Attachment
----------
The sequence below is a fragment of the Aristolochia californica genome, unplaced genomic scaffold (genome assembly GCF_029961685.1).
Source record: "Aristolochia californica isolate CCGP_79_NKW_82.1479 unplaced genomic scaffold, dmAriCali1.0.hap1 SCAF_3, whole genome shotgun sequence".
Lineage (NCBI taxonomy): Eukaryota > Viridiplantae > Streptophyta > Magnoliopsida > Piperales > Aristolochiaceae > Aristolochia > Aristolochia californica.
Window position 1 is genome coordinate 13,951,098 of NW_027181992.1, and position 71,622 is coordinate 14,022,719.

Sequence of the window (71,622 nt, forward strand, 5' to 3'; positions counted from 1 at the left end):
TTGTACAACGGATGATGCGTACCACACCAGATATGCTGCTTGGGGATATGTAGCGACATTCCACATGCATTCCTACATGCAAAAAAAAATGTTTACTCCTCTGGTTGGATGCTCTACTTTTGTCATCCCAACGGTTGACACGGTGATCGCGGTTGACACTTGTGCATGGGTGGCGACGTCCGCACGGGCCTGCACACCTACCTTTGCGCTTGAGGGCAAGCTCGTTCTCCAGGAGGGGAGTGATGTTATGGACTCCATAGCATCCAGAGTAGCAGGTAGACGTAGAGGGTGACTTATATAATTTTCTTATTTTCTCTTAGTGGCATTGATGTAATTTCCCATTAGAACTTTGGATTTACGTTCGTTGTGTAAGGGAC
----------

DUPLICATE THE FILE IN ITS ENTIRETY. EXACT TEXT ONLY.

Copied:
The sequence below is a fragment of the Aristolochia californica genome, unplaced genomic scaffold (genome assembly GCF_029961685.1).
Source record: "Aristolochia californica isolate CCGP_79_NKW_82.1479 unplaced genomic scaffold, dmAriCali1.0.hap1 SCAF_3, whole genome shotgun sequence".
Lineage (NCBI taxonomy): Eukaryota > Viridiplantae > Streptophyta > Magnoliopsida > Piperales > Aristolochiaceae > Aristolochia > Aristolochia californica.
Window position 1 is genome coordinate 13,951,098 of NW_027181992.1, and position 71,622 is coordinate 14,022,719.

Sequence of the window (71,622 nt, forward strand, 5' to 3'; positions counted from 1 at the left end):
TTGTACAACGGATGATGCGTACCACACCAGATATGCTGCTTGGGGATATGTAGCGACATTCCACATGCATTCCTACATGCAAAAAAAAATGTTTACTCCTCTGGTTGGATGCTCTACTTTTGTCATCCCAACGGTTGACACGGTGATCGCGGTTGACACTTGTGCATGGGTGGCGACGTCCGCACGGGCCTGCACACCTACCTTTGCGCTTGAGGGCAAGCTCGTTCTCCAGGAGGGGAGTGATGTTATGGACTCCATAGCATCCAGAGTAGCAGGTAGACGTAGAGGGTGACTTATATAATTTTCTTATTTTCTCTTAGTGGCATTGATGTAATTTCCCATTAGAACTTTGGATTTACGTTCGTTGTGTAAGGGAC